Power of Innate Acupuncture Point Selection"
By John A. Amaro D.C., FIAMA, Dipl.Ac., L.Ac.
In the early days of my career I treated a young lady who had suffered
extensive neurologic injuries to her face after slipping while cleaning
the side of the bathtub. Her nose and facial pain were agonizing 24 hours
a day, seven days a week, and had been for over four years. She complained
of multiple paraesthesias and of her teeth feeling like "mush"
when felt by her tongue. Virtually every medical doctor in every specialty
she consulted ultimately suggested psychiatric care. This was simply out
of total frustration in their failure to eliminate or even reduce her
The DCs she saw were some of the best ranging from a variety of technique
experts to include cerebral manipulation, endonasal technique, kinesiology,
and a variety of various adjustive procedures from the atlas to the coccyx.
She consulted me for the possibility of acupuncture even though it was
very new in the country in 1973. In those early days of acupuncture, it
was the most desperate patients who sought acupuncture.
Even though I was young in my practice, I had this incredible confidence,
backed by minimal clinical experience. After numerous treatments of acupuncture,
chiropractic adjustments to the spine, manipulations of the hard and soft
palates and pulling her uvula, I came to the hard realization that I had
failed her too. I suggested a psychiatrist. Why is it so often when a
patient fails to respond, we are so eager to put the blame on their mentality?
One evening I felt a sudden urge to find a newspaper article which I had
saved in a large box in the back of my closet. Upon dragging out the box,
I sat down and started to extract stacks of papers, old photos, a slide
rule, a thousand paper clips, etc. As I was slinging items over my shoulder
onto the floor around me, a small, steno-notebook appeared. I threw it
over my shoulder to join the rest of the heap, but instead it struck me
right between the eyes, scratching my forehead with the sharp edge of
the projecting spiral binding.
The notebook landed in my lap, with a page staring up at me which said
"for nasal pain -- point #17." There was also a small, barely
legible sketch of a hand I had personally drawn with the acupoint illustrated.
This was the notebook I had used on my first visit to China in 1973 when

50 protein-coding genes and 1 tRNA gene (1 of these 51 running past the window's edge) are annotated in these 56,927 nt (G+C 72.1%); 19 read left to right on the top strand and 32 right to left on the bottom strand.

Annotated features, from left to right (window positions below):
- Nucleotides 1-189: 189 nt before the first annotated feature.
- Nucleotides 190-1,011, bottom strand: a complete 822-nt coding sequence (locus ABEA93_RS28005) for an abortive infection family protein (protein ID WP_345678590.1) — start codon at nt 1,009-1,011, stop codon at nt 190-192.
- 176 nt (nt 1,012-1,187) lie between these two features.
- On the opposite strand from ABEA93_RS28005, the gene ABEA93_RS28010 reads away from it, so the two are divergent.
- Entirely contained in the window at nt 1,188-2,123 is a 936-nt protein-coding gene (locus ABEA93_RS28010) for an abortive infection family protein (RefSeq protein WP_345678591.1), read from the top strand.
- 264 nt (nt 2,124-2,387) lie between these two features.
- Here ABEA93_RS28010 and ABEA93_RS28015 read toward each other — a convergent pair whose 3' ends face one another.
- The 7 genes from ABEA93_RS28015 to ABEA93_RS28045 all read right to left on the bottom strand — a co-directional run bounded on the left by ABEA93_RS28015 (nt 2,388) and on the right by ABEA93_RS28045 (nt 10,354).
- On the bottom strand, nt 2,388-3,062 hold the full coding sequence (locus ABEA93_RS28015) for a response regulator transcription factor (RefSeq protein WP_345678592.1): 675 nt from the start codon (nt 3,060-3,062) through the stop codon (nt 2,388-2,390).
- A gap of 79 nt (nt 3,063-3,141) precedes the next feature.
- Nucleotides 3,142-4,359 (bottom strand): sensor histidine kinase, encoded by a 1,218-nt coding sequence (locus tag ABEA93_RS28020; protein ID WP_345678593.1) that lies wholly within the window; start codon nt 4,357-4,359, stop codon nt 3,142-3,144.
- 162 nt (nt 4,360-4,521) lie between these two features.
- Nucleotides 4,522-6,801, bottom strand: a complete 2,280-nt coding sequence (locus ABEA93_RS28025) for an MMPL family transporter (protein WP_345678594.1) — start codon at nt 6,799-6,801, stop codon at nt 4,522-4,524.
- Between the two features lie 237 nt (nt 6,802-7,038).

I visited the Tai Chung Medical School in Taipei. It was here I was first
presented with the concept of Chinese Hand Acupuncture.
Talk about something hitting you between the eyes! I immediately thought
of my patient and wondered if this point could do something for her. I
had used every method I knew and had accepted the fact that I was going
to have to relieve her from care, as it was apparent that was the only
relief she was going to experience.
On her next visit I stimulated the point on her hand I had discovered
the night before quite by accident. I remember she was irritated with
me because the only procedure I did that visit was simply to tap with
a non-invasive needle (teishein) on a point on her wrist. She felt that
the simplicity of this treatment was inadequate to help her raging pain
wanting me to do more. Frankly, at this point there was nothing else I
knew to do.
As she walked through the reception room on her way to the door following
her treatment, she slumped into a dead faint in the middle of the floor.
Upon reviving, she stated that she had been overwhelmed because as she
moved across the room her pain and paraesthesia which were of the highest
magnitude, were suddenly and instantly relieved.
No, I cannot explain it, nor does it make any sense to my physiologic
or just plain logical mind, but it happened. I shall never forget that
acupuncture point. Where's the point located? Two fingerbreadths distal
to the dorsal wrist crease in line with an imaginary line drawn down the
middle of the index finger.
Yes, the patient was released from over four years of devastating unexplained
pain and paraesthesia in a matter of seconds. An incredible testimony
for acupuncture, however it is imperative the reader come away with the
whole message not just the specific point used.
The real message is to always act upon those glimmers of innate intuitive
insight, and to truly listen to that small voice whispering in your ear